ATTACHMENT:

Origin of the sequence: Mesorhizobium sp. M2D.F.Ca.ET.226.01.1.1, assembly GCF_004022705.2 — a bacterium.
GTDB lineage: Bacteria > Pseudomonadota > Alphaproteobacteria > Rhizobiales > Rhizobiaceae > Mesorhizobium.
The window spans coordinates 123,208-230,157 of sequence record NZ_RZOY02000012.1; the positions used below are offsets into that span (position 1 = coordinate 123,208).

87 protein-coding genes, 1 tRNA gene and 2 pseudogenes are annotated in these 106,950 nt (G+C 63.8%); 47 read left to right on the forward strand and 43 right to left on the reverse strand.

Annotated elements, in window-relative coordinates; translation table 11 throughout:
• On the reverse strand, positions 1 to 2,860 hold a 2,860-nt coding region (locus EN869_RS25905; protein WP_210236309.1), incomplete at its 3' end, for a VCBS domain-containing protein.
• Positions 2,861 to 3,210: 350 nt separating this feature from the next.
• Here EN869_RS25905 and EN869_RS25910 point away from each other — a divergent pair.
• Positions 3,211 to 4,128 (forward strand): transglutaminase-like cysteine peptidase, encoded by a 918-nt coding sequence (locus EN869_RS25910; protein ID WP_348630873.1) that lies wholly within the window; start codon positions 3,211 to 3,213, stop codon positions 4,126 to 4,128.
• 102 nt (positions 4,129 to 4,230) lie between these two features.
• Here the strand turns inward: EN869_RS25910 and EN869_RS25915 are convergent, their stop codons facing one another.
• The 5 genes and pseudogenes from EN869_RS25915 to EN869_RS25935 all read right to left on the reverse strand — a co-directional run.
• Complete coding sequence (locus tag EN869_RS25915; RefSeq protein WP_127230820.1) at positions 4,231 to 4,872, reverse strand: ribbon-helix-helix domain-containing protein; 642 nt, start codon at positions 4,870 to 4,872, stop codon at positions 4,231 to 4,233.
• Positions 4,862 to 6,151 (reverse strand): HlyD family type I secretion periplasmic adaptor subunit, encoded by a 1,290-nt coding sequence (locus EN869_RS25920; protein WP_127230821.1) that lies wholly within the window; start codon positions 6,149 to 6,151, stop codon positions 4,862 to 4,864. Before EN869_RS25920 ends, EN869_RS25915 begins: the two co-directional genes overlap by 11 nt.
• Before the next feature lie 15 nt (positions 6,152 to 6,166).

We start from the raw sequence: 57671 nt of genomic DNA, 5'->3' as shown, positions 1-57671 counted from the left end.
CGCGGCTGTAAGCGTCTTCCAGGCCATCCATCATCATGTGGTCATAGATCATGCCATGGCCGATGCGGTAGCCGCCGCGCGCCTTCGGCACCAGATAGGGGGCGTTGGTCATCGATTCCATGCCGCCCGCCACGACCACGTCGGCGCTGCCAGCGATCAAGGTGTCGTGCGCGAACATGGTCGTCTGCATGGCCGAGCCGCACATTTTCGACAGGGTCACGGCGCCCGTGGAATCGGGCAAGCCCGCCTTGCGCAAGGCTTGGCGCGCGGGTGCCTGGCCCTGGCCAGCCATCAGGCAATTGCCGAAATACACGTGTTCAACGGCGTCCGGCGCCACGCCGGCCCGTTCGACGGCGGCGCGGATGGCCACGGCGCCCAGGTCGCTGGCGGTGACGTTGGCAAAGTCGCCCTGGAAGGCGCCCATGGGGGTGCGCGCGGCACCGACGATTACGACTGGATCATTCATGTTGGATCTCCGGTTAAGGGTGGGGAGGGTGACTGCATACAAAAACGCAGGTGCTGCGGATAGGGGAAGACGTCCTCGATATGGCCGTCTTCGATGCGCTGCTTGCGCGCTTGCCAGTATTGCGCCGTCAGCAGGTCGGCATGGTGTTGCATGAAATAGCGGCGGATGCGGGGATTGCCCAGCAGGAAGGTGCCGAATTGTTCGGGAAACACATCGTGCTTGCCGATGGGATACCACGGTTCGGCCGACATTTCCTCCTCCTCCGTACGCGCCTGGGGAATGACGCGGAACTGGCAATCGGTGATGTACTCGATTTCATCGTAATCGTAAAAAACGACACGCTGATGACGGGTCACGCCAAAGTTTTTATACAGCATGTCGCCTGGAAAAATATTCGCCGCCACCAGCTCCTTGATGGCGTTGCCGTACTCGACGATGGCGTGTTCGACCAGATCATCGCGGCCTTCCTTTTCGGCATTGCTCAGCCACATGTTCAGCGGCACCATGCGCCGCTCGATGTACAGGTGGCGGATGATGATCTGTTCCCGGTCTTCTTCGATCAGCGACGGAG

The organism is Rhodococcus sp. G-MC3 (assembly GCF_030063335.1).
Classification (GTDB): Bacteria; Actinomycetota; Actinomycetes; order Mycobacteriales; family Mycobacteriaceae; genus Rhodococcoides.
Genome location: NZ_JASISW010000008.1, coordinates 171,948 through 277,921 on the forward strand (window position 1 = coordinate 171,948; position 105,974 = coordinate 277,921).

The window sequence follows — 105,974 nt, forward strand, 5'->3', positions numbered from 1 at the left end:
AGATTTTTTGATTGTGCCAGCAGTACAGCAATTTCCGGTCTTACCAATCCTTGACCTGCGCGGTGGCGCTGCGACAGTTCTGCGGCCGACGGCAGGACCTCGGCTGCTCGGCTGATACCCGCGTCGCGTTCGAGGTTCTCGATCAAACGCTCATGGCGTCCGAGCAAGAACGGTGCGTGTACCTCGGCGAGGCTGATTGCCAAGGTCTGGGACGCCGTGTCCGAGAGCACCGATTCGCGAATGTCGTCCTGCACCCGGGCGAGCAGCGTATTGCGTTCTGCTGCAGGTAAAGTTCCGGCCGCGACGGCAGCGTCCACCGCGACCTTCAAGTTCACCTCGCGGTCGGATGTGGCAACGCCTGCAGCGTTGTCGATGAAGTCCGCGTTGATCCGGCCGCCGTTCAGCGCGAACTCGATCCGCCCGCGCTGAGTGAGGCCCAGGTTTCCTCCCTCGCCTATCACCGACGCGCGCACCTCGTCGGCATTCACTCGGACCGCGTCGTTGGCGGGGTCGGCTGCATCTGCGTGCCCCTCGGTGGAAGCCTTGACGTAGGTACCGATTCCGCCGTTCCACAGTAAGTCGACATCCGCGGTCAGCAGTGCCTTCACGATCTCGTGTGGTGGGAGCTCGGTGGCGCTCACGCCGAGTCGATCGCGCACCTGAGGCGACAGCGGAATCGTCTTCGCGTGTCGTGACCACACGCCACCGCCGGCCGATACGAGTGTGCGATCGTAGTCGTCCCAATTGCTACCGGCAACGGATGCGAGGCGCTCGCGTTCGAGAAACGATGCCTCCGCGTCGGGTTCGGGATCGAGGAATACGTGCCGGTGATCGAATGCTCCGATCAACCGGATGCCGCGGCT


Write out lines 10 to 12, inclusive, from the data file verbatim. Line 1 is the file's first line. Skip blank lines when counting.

• 102 nt (positions 4,129 to 4,230) lie between these two features.
• Here the strand turns inward: EN869_RS25910 and EN869_RS25915 are convergent, their stop codons facing one another.
• The 5 genes and pseudogenes from EN869_RS25915 to EN869_RS25935 all read right to left on the reverse strand — a co-directional run.